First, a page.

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Use of DNATrax and high fidelity computational methods to model transport of contaminants in urban environments

Award Information
Agency: Department of Health and Human Services
Branch: National Institutes of Health
Contract: 2R44ES025070-02
Agency Tracking Number: R44ES025070
Amount: $980,708.00
Phase: Phase II
Program: SBIR
Solicitation Topic Code: NIEHS
Solicitation Number: PA16-302
Timeline
Solicitation Year: 2016
Award Year: 2018
Award Start Date (Proposal Award Date): 2018-09-20
Award End Date (Contract End Date): 2020-08-31
Small Business Information
3997 LYMAN ROAD
Oakland, CA 94602-1858
United States
DUNS: 079887254
HUBZone Owned: No
Woman Owned: No
Socially and Economically Disadvantaged: No
Principal Investigator
 ANTONIOS ZOGRAFOS
 (925) 326-1200
 anthony@safetraces.com
Business Contact
 ANTONIOS ZOGRAFOS
Phone: (510) 761-6782
Email: anthony@safetraces.com
Research Institution
N/A
Abstract

PROJECT SUMMARY ! The abundance of airborne micron sized pollutant correlates with the prevalence and severity of respiratory diseaseswhich represents therd leading cause of death in the United States and have an economical cost of tens of billions of dollars per yearGrowing concerns on the possibility of terrorist attacks have motivated efforts in preparing for and responding to airborne releases of chemicalbiological or nuclear materials in highly populated regionsExperimental and computational techniques that can precisely correlate the fate of a contaminant with its initial release location are sorely needed to inform and validate the next generation of predictive tools in the area of contaminant dispersionIn Phase I of this project we demonstrated the potential of DNATraxDNA Tagged Reagents for Aerosol eXperimentsaRandamp DAward winning and FDA recognized technologyable to produce a virtually infinite number of distinctDNA labeled and environmentally safe micro particles that can be used as contaminant simulants both indoors and outdoorsThis paved the way towards a novel framework to informadvance and validate numerical simulations of contaminant transport in both indoor and outdoor settingsTo this endin Phase IIwe will significantly improve the accuracy of our methodologyexpand the considered range of aerosol sizesand demonstrate capabilities of tackling outdoor contaminant transportConsequentlyour specific aims are as followsAimEnhance accuracyrepeatabilityand flexibility of the experimental methodWe will improve several crucial aspects of our methodology for predicting contaminant transportincluding particle releasesamplingand analysisas well as flow characterization using Particle Image VelocimetryPIVand aerosol transport modeling using LESIn particularwe will accurately measure the amount of deposited DNA copies after each release experimentand we will compare with time resolved simulations in which millions of Lagrangian particles are individually tracked using highly efficient parallel super computingAimDemonstrate the capabilities of DNATrax as contaminant simulant in outdoor releasesWe will leverage the unique facilities and expertise at the Edgewood Chemical Biological Center to perform open air releases in aacre plot of land monitored by meteorological stationsas well as releases in aft long breeze tunnelIn these large scale deployment of DNATrax we will employ the same experimental methodology which we will have refined in Aimthrough small scale wind tunnel measurementsUsing our teamandapos s top notch computational capabilitieswe will perform highly resolved LES simulations of these large scale release casesincluding the complexities of the filed site terrain PROJECT NARRATIVE The abundance of airborne micron sized pollutants correlates with the prevalence and severity of respiratory diseasesIn additiongrowing concerns on the possibility of terrorist attacks have motivated efforts in preparing for and responding to airborne releases of chemicalbiological or nuclear materials in highly populated regionsIn this work we propose the use of DNATraxa revolutionary new technologycombined with advanced computational fluid dynamics models to precisely correlate the fate of a contaminant with its initial release locationa capability sorely needed to inform and validate the next generation of predictive tools in the area of contaminant dispersion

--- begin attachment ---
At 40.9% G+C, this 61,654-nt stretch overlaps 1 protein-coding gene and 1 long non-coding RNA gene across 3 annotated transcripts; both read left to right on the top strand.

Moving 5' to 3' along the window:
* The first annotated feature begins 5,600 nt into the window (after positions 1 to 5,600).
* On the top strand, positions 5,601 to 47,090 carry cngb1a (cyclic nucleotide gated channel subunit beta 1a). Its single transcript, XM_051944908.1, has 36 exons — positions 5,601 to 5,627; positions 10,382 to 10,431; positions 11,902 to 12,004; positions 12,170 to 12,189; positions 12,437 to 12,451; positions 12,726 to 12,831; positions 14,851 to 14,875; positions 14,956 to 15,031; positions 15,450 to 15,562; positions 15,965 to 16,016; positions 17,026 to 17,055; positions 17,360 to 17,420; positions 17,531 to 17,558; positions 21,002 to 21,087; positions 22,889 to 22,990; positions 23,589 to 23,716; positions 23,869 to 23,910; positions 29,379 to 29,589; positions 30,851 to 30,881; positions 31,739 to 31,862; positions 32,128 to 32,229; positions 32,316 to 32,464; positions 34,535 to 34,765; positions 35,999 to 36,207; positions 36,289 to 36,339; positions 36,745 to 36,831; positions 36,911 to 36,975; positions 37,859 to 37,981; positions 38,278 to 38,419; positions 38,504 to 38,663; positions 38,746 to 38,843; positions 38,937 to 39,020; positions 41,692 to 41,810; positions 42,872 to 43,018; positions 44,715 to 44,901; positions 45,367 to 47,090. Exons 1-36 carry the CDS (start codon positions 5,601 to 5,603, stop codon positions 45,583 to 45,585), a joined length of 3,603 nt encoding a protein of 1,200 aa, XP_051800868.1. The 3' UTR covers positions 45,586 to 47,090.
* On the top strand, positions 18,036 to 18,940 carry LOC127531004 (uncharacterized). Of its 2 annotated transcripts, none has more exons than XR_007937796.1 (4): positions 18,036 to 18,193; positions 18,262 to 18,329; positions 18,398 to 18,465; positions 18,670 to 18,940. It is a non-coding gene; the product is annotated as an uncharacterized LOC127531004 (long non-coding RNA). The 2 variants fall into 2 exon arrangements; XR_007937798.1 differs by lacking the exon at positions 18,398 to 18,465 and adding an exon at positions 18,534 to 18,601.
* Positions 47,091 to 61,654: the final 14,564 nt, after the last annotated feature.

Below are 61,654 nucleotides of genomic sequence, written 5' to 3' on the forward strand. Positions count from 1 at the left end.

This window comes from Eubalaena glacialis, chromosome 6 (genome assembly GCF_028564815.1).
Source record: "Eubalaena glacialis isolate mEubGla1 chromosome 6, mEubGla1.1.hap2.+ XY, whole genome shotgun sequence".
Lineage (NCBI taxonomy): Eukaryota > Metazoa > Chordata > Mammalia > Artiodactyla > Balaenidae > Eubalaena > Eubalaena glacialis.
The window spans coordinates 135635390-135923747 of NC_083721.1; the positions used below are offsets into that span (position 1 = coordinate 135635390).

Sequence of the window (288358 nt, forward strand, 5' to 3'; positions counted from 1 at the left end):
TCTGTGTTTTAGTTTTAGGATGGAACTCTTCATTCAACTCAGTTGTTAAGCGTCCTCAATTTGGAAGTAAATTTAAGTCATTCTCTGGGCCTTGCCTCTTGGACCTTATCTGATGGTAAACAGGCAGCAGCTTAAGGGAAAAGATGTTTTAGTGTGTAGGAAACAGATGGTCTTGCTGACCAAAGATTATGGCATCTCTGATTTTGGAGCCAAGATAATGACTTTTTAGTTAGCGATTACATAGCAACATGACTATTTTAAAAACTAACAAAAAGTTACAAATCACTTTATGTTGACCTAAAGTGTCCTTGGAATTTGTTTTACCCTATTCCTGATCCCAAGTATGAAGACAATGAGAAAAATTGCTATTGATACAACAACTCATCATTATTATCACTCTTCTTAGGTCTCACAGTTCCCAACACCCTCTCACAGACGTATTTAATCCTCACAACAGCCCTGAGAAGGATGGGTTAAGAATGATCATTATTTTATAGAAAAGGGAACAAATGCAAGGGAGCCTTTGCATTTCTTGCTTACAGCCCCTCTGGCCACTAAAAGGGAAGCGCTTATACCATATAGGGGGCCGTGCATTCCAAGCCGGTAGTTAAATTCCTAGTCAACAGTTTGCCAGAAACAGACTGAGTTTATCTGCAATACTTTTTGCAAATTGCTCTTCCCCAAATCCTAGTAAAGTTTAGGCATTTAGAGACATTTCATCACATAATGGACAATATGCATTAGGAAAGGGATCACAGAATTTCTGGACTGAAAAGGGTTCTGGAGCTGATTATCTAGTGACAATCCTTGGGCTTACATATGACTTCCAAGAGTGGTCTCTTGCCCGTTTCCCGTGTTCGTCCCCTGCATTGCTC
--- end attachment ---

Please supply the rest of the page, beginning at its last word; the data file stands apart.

* Information listed above is at the time of submission. *

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